Essay - Practical Book Review Reflections on James C. Peterson's Why Don't...


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Practical Book Review

Reflections on James C. Peterson's Why Don't We Listen Better? Communicating and Connecting in Relationships

Introduction: "Hey, that's not what I meant!" Using ***** C. ***** 'talker-listener' card to engage in productive dialogue

Of course, ***** know how ***** communicate—I ***** how to talk, and I can hear everyth*****g people say to me, what more do I need to do? Why do I need to read a book, in isolation, in the privacy of my study that attempts to tell me how I should communicate with others? However, individuals who have such a reaction to the title of ***** Don't We Listen Better? *****ommunicating ***** ***** in Relationships by James C. Petersen (2007) should remember ***** there is a difference between listening and hearing, ***** really engaging with ***** in meaningful communication versus simply exchanging words. Peterson's text attempts ***** give the reader effective strategies to improve personal communication processes. His approach can be useful to pastors, counselors, teachers, or simply everyone involved in a rel*****tionship who wants to ***** his or her ***** skills.

The book begins by examining why communication processes so often go awry. One of the core concepts ***** the work is that the ***** emotional people are, ***** the more emotionally attached they are to a p*****rticular point of view, the harder it is for them to listen. Their listening capability, if not their hearing capability shuts down. Peterson calls this the 'flat brain *****ory' of listening, w*****e stomachs are in overload, filled with ego rather than openness. This causes hearts grow bricklike and unresponsive to the emotional appeals ***** others. The courtroom process of adversarial interaction rather than a ***** negotiation of common *****s ***** the primary paradigm of our modern culture. While courtroom battles may look like win-lose, they are in reality lose-lose. ***** the courtroom approach is counterproductive ***** our usual, ***** goal when communicating. *****n everyday life our primary goal ***** not to be victors over others, but friends ***** our neighbors, loved ones, ***** colleagues. Reducing ***** disturbances, clarifying thinking, increasing self-confidence, and building supportive friendships ***** all essential to counteract our fallible and all-too-human tendency to fall in***** negative cultural and personal patterns ***** relating to others. Becoming a good listener reduces conflict and also makes us better s*****rytellers ***** better people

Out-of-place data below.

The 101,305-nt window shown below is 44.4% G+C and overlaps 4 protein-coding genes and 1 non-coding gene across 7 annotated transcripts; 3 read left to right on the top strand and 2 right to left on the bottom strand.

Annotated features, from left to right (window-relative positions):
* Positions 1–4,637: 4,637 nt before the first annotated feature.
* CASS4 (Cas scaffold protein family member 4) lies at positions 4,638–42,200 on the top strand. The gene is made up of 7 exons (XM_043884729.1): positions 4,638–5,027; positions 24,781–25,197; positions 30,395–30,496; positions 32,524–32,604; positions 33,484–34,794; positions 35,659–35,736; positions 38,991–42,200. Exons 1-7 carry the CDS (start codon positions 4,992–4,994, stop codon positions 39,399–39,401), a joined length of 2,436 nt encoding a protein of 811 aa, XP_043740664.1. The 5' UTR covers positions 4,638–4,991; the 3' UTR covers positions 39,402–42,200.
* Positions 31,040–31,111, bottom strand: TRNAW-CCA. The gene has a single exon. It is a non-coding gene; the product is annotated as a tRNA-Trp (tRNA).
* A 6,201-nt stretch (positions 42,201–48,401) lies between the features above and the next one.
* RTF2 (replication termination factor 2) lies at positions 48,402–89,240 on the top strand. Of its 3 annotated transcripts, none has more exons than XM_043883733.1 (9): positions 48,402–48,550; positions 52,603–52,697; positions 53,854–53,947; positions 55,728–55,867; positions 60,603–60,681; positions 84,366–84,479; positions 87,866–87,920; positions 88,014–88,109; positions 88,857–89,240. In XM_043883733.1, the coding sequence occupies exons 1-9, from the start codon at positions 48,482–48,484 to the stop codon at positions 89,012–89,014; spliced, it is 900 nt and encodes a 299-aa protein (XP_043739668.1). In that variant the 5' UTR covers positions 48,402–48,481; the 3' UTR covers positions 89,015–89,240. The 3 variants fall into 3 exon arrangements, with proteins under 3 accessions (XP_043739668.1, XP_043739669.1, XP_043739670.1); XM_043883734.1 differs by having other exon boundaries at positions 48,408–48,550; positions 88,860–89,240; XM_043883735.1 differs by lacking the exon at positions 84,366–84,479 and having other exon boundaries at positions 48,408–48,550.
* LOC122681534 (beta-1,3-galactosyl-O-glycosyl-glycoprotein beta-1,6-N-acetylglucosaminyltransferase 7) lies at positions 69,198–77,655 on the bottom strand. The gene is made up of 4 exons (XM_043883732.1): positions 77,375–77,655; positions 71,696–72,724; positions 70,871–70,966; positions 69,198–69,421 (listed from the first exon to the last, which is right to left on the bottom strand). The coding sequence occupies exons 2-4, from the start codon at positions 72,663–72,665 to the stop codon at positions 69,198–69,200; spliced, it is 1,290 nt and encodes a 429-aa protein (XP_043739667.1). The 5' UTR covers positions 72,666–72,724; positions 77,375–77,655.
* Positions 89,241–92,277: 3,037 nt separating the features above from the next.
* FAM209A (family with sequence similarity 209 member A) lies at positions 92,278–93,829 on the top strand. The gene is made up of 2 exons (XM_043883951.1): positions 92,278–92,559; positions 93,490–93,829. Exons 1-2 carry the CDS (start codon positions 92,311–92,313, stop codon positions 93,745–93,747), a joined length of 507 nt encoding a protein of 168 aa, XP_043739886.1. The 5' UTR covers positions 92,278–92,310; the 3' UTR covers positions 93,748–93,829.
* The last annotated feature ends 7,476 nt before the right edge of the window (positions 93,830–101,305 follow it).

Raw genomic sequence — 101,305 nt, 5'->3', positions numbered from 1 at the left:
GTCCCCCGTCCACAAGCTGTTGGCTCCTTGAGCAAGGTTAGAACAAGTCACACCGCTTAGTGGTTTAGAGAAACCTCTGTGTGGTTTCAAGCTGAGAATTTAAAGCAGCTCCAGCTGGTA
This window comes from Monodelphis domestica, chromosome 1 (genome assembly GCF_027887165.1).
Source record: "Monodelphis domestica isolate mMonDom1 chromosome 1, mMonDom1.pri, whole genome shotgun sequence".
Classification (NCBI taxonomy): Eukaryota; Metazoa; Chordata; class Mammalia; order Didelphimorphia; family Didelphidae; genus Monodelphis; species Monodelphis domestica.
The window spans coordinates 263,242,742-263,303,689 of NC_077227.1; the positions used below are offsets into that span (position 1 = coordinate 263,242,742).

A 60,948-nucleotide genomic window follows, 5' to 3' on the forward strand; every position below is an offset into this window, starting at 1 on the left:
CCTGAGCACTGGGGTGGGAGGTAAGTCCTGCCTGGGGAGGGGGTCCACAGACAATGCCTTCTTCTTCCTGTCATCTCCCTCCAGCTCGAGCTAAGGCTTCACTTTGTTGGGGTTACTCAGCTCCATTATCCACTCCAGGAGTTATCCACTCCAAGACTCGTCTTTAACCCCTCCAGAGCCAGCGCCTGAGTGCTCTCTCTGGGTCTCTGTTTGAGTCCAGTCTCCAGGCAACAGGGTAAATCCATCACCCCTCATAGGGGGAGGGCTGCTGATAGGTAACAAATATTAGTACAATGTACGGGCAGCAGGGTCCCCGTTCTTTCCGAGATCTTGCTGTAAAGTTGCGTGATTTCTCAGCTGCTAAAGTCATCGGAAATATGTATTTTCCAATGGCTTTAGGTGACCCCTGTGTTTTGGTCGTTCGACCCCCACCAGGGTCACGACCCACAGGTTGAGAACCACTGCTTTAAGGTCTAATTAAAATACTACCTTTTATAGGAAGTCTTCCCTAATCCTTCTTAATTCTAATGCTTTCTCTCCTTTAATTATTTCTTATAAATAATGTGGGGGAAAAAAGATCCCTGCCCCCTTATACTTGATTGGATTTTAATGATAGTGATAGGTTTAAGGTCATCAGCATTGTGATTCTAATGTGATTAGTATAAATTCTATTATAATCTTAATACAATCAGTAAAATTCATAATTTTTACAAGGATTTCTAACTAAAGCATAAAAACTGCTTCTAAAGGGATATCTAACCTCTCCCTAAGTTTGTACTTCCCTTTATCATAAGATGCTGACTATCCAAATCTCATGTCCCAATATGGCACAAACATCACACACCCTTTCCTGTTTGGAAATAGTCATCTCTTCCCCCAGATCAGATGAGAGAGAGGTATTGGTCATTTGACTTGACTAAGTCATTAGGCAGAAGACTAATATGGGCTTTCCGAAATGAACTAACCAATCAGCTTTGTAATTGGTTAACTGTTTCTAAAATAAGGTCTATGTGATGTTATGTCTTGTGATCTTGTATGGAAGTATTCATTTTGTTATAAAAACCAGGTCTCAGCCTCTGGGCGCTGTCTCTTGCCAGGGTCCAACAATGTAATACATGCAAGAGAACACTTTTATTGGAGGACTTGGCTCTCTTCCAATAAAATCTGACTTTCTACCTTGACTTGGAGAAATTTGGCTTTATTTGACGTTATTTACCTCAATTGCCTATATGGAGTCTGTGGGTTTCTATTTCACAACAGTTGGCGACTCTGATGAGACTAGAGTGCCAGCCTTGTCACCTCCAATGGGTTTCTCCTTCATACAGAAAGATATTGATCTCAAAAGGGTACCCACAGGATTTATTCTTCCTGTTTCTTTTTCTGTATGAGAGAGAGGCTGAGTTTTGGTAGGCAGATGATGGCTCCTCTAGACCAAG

Peterson offers what he calls the ***** card or a kind of im*****ginary or invisible third person, a medi*****tor to initiate ***** ***** division. Playing ***** the rules ***** the conversational game, taking turns, and not ***** in a war like street fighters all ensure that ***** ***** engaged ***** the communicative process are listening as well ***** talking. Peterson makes communication into a very liter*****l *****, with accessories as well as rules. During his ********** *****shops, he takes manila cards and writes the word 'talker' ***** 'listener' on either side. This creates a sense of role-play to conversation—one person is ***** fixed in a singular role of listening or talking, which often results

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